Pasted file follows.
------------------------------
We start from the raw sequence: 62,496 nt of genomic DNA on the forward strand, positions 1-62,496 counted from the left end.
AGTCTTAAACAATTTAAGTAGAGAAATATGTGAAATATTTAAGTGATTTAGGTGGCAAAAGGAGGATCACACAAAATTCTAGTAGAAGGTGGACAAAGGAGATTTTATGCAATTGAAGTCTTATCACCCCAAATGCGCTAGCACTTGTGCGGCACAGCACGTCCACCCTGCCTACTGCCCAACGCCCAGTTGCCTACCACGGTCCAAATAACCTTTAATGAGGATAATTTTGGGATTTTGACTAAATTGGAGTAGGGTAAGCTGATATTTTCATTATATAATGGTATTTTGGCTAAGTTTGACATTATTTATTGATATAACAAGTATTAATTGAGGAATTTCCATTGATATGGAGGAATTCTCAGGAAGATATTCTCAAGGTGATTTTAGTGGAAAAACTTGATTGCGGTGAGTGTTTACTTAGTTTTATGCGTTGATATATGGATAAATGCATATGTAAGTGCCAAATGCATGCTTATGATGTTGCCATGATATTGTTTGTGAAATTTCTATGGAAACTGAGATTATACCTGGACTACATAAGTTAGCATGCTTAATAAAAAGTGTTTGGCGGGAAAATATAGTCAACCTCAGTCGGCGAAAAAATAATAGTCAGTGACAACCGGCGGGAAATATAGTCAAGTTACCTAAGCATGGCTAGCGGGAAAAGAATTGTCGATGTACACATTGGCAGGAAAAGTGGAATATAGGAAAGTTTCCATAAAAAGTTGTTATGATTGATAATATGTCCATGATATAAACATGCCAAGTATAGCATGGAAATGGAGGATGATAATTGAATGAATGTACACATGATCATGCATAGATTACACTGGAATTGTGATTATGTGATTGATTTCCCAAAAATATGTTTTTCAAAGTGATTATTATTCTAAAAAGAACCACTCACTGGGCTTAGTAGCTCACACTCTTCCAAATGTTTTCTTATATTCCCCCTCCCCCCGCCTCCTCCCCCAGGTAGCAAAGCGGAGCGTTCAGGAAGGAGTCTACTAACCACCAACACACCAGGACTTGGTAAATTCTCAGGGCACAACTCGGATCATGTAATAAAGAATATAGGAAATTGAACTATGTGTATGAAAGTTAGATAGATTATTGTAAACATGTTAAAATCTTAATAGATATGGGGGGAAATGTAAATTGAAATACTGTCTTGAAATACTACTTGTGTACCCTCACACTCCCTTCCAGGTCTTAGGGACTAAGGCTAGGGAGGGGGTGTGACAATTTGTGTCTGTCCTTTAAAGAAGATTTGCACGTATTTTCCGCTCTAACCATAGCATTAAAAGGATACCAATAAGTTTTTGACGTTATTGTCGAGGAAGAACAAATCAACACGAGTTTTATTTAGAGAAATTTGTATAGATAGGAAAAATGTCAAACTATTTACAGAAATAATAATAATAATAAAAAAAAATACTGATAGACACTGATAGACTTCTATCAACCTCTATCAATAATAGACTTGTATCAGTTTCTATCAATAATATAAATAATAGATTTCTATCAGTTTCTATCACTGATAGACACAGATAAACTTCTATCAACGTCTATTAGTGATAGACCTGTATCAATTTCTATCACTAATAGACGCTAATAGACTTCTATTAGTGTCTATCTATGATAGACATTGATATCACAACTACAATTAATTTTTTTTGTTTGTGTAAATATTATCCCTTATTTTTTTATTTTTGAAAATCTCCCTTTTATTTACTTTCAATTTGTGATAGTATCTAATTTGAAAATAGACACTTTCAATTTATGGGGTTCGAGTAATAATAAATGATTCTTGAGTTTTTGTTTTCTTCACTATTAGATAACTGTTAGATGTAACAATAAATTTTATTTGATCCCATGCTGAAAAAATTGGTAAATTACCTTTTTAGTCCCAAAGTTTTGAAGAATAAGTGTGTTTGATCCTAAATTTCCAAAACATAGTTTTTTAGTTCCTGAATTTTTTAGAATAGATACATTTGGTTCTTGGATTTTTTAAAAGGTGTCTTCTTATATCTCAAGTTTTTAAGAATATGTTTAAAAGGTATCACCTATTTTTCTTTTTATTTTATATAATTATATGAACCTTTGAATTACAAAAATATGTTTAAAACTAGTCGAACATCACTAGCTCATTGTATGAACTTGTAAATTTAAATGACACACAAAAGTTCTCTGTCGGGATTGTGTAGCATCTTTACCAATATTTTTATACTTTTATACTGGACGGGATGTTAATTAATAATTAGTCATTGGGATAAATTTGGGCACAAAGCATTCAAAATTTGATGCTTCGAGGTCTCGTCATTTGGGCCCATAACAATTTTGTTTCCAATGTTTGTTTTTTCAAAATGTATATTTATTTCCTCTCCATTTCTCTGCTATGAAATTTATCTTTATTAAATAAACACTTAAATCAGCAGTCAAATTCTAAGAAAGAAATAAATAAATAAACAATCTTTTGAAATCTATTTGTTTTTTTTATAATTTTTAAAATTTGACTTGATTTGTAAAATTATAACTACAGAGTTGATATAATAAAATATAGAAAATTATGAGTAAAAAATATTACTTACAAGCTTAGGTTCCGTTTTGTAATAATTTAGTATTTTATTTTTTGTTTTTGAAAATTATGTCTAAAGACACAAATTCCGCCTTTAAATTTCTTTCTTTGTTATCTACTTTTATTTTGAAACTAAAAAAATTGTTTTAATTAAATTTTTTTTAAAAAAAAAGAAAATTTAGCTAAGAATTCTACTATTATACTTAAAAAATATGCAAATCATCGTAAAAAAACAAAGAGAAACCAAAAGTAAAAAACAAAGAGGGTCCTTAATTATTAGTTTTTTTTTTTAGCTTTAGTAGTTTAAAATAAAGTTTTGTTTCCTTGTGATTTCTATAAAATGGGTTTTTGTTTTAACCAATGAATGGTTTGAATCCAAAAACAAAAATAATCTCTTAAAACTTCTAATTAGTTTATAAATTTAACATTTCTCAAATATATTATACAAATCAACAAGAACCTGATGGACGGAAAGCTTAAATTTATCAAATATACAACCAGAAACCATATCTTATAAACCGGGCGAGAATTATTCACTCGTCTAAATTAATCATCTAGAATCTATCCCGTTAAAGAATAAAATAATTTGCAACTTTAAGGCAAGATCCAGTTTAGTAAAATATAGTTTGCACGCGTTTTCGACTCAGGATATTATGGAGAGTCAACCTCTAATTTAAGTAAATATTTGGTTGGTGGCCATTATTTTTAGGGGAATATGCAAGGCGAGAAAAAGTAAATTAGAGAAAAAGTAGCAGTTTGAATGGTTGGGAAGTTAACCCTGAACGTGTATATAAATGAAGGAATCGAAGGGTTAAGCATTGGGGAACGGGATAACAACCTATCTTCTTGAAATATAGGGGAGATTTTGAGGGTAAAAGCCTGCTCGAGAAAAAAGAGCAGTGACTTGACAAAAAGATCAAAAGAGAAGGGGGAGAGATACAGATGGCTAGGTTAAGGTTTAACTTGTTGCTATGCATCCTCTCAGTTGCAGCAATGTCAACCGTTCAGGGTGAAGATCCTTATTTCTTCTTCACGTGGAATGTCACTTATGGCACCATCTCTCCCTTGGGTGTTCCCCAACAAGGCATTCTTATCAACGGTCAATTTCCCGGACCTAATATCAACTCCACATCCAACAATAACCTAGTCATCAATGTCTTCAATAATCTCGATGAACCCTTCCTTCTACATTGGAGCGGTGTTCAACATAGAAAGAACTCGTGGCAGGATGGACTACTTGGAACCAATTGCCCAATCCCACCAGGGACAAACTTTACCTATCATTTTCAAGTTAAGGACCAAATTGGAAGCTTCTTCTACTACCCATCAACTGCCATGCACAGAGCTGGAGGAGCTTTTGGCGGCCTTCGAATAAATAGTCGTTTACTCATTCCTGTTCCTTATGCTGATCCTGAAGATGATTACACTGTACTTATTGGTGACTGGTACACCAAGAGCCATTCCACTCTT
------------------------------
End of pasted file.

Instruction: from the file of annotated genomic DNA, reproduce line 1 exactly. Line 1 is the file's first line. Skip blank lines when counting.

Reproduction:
We start from the raw sequence: 62,496 nt of genomic DNA on the forward strand, positions 1-62,496 counted from the left end.